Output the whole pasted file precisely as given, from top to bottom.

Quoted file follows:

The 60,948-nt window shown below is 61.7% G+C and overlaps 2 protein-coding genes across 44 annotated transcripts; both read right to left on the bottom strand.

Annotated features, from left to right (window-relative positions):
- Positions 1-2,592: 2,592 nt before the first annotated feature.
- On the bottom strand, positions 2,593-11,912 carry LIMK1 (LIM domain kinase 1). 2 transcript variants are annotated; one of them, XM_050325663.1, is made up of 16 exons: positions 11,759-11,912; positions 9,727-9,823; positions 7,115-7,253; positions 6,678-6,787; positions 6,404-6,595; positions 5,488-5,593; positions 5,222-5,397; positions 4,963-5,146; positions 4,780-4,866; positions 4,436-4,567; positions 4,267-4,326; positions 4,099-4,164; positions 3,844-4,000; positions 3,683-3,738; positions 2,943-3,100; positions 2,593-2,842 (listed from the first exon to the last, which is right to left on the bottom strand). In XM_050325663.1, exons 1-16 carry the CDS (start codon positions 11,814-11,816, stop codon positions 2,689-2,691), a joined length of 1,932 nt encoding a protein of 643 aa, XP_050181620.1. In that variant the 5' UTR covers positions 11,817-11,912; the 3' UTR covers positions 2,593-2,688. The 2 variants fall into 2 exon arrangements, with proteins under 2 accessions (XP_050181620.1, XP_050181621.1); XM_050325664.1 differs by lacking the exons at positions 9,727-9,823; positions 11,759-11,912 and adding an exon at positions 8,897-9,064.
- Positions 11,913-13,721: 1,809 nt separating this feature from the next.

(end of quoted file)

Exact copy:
The 60,948-nt window shown below is 61.7% G+C and overlaps 2 protein-coding genes across 44 annotated transcripts; both read right to left on the bottom strand.

Annotated features, from left to right (window-relative positions):
- Positions 1-2,592: 2,592 nt before the first annotated feature.
- On the bottom strand, positions 2,593-11,912 carry LIMK1 (LIM domain kinase 1). 2 transcript variants are annotated; one of them, XM_050325663.1, is made up of 16 exons: positions 11,759-11,912; positions 9,727-9,823; positions 7,115-7,253; positions 6,678-6,787; positions 6,404-6,595; positions 5,488-5,593; positions 5,222-5,397; positions 4,963-5,146; positions 4,780-4,866; positions 4,436-4,567; positions 4,267-4,326; positions 4,099-4,164; positions 3,844-4,000; positions 3,683-3,738; positions 2,943-3,100; positions 2,593-2,842 (listed from the first exon to the last, which is right to left on the bottom strand). In XM_050325663.1, exons 1-16 carry the CDS (start codon positions 11,814-11,816, stop codon positions 2,689-2,691), a joined length of 1,932 nt encoding a protein of 643 aa, XP_050181620.1. In that variant the 5' UTR covers positions 11,817-11,912; the 3' UTR covers positions 2,593-2,688. The 2 variants fall into 2 exon arrangements, with proteins under 2 accessions (XP_050181620.1, XP_050181621.1); XM_050325664.1 differs by lacking the exons at positions 9,727-9,823; positions 11,759-11,912 and adding an exon at positions 8,897-9,064.
- Positions 11,913-13,721: 1,809 nt separating this feature from the next.